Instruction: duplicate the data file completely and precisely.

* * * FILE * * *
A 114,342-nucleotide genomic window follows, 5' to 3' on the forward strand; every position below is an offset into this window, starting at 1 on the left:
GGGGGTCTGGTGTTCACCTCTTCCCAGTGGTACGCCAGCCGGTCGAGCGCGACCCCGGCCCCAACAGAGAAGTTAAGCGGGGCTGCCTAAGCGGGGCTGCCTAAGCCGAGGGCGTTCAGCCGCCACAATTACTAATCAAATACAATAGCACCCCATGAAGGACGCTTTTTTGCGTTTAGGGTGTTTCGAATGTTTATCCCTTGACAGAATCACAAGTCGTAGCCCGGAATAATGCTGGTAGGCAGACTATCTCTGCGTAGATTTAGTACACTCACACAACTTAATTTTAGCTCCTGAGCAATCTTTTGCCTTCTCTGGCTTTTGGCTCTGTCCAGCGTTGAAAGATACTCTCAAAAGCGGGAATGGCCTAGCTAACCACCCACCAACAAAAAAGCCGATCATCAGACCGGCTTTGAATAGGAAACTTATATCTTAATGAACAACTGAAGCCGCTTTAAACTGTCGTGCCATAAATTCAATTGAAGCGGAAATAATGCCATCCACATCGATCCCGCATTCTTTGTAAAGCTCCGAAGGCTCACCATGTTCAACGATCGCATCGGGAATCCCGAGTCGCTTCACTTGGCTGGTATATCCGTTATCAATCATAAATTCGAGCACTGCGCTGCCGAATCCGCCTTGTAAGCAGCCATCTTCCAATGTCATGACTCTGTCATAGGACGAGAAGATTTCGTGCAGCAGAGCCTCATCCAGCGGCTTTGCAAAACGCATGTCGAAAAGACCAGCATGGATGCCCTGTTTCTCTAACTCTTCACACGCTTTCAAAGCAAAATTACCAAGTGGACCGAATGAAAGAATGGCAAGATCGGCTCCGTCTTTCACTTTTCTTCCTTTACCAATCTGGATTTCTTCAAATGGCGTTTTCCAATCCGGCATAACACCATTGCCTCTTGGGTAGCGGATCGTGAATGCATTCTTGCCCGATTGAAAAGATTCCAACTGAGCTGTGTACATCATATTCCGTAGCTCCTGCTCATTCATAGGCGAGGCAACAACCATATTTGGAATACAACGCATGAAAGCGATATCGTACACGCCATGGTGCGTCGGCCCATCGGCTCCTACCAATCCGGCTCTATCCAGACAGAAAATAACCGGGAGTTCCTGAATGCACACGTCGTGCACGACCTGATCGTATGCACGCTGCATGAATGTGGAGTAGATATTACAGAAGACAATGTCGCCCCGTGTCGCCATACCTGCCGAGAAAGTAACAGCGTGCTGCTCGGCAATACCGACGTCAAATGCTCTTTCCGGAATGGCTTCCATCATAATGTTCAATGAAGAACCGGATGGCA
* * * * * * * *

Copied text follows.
A 114,342-nucleotide genomic window follows, 5' to 3' on the forward strand; every position below is an offset into this window, starting at 1 on the left:
GGGGGTCTGGTGTTCACCTCTTCCCAGTGGTACGCCAGCCGGTCGAGCGCGACCCCGGCCCCAACAGAGAAGTTAAGCGGGGCTGCCTAAGCGGGGCTGCCTAAGCCGAGGGCGTTCAGCCGCCACAATTACTAATCAAATACAATAGCACCCCATGAAGGACGCTTTTTTGCGTTTAGGGTGTTTCGAATGTTTATCCCTTGACAGAATCACAAGTCGTAGCCCGGAATAATGCTGGTAGGCAGACTATCTCTGCGTAGATTTAGTACACTCACACAACTTAATTTTAGCTCCTGAGCAATCTTTTGCCTTCTCTGGCTTTTGGCTCTGTCCAGCGTTGAAAGATACTCTCAAAAGCGGGAATGGCCTAGCTAACCACCCACCAACAAAAAAGCCGATCATCAGACCGGCTTTGAATAGGAAACTTATATCTTAATGAACAACTGAAGCCGCTTTAAACTGTCGTGCCATAAATTCAATTGAAGCGGAAATAATGCCATCCACATCGATCCCGCATTCTTTGTAAAGCTCCGAAGGCTCACCATGTTCAACGATCGCATCGGGAATCCCGAGTCGCTTCACTTGGCTGGTATATCCGTTATCAATCATAAATTCGAGCACTGCGCTGCCGAATCCGCCTTGTAAGCAGCCATCTTCCAATGTCATGACTCTGTCATAGGACGAGAAGATTTCGTGCAGCAGAGCCTCATCCAGCGGCTTTGCAAAACGCATGTCGAAAAGACCAGCATGGATGCCCTGTTTCTCTAACTCTTCACACGCTTTCAAAGCAAAATTACCAAGTGGACCGAATGAAAGAATGGCAAGATCGGCTCCGTCTTTCACTTTTCTTCCTTTACCAATCTGGATTTCTTCAAATGGCGTTTTCCAATCCGGCATAACACCATTGCCTCTTGGGTAGCGGATCGTGAATGCATTCTTGCCCGATTGAAAAGATTCCAACTGAGCTGTGTACATCATATTCCGTAGCTCCTGCTCATTCATAGGCGAGGCAACAACCATATTTGGAATACAACGCATGAAAGCGATATCGTACACGCCATGGTGCGTCGGCCCATCGGCTCCTACCAATCCGGCTCTATCCAGACAGAAAATAACCGGGAGTTCCTGAATGCACACGTCGTGCACGACCTGATCGTATGCACGCTGCATGAATGTGGAGTAGATATTACAGAAGACAATGTCGCCCCGTGTCGCCATACCTGCCGAGAAAGTAACAGCGTGCTGCTCGGCAATACCGACGTCAAATGCTCTTTCCGGAATGGCTTCCATCATAATGTTCAATGAAGAACCGGATGGCA